Bees not only see flowers in different colors than we do, bees also see ultra-violet light patterns, invisible to us, at the center that are a different color than the rest of the flower.   From a bee’s-eye-view, the UV colors and patterns in a flower’s petals dramatically announce the flower’s stash of nectar and pollen.  These UV patterns serve as a landing zone, guiding the bees to the nectar source.

we see 
bees see
add in UV
red black uv purple
orange yellow/green*
yellow yellow/green* uv purple
green green
blue blue uv violet
violet blue uv blue
purple blue
white blue green
black black

*even the experts don’t agree as to what colour the bee sees!

Below is a fantastic link of photographs of flowers taken with Ultraviolet filters showing the landing patterns and flouresence.
The color of these uv flowers is dependant on the filter used by the photographer, and is not the color perceived by the bee.
Here is a picture of Arnica angustifolia Vahl as a human might see it:
And here is a picture of the same flower as a bee might see it – with an ultraviolet “bullseye” pattern to attract the bee:

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The following animation takes my vote for the best animated bee movie ever:

Here is some background on Dot’s story (running away from her world as it is being destroyed – and saved by a bee!).

It also gives some great insights into the world’s smallest film (even though it is a subtle advert for Nokia mobile phones) and brings together cutting-edge medical technology with 3D printing. Totally awesome!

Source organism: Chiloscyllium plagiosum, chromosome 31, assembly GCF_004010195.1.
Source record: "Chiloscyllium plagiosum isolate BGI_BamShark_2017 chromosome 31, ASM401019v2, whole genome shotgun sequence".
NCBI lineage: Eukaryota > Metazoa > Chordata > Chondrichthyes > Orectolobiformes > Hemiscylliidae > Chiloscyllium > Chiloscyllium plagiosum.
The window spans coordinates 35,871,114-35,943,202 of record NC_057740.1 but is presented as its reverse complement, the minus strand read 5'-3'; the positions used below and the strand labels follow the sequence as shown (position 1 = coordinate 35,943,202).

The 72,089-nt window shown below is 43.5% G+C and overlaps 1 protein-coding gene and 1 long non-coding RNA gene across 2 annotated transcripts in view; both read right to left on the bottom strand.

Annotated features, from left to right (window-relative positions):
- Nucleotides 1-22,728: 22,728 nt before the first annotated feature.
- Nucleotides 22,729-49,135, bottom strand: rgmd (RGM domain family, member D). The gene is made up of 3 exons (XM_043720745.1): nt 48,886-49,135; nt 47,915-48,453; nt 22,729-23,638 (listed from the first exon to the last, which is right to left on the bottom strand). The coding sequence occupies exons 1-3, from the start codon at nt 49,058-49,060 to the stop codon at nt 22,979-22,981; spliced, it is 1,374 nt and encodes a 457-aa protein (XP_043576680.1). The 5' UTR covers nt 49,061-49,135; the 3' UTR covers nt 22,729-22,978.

Vote for it on the Webby Awards here!

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CLICK HERE or on the photo below to sign the petition to save bees and our crops and send this link to everyone you know!

Quietly, globally, billions of bees are dying, threatening our crops and food. But a global ban of one group of pesticides could save bees from extinction.

Four European countries have begun banning these poisons, and some bee populations are recovering. But chemical companies are lobbying hard to keep all killer pesticides on the market. A global outcry now for a ban in the US and EU, where debate is raging, could provoke a total ban and a ripple effect around the world.

Let’s build a giant global buzz calling for these dangerous chemicals to be outlawed in the US and EU until and unless they are proved to be safe.

CLICK HERE to Sign the petition to save bees and our crops and send this to everyone.

More at: http://www.independent.co.uk/environment/nature/call-to-ban-pesticides-linked-to-bee-deaths-2190321.html

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I just love stories that show that the world of bees is unexplainable, beyond individual intelligence and that even to the most brainiest of scientists can’t explain how they do it!

Scientists at Queen Mary, University of London and Royal Holloway, University of London have discovered that bees learn to fly the shortest possible route between flowers even if they discover the flowers in a different order. Bees are effectively solving the ‘Travelling Salesman Problem’, and these are the first animals found to do this.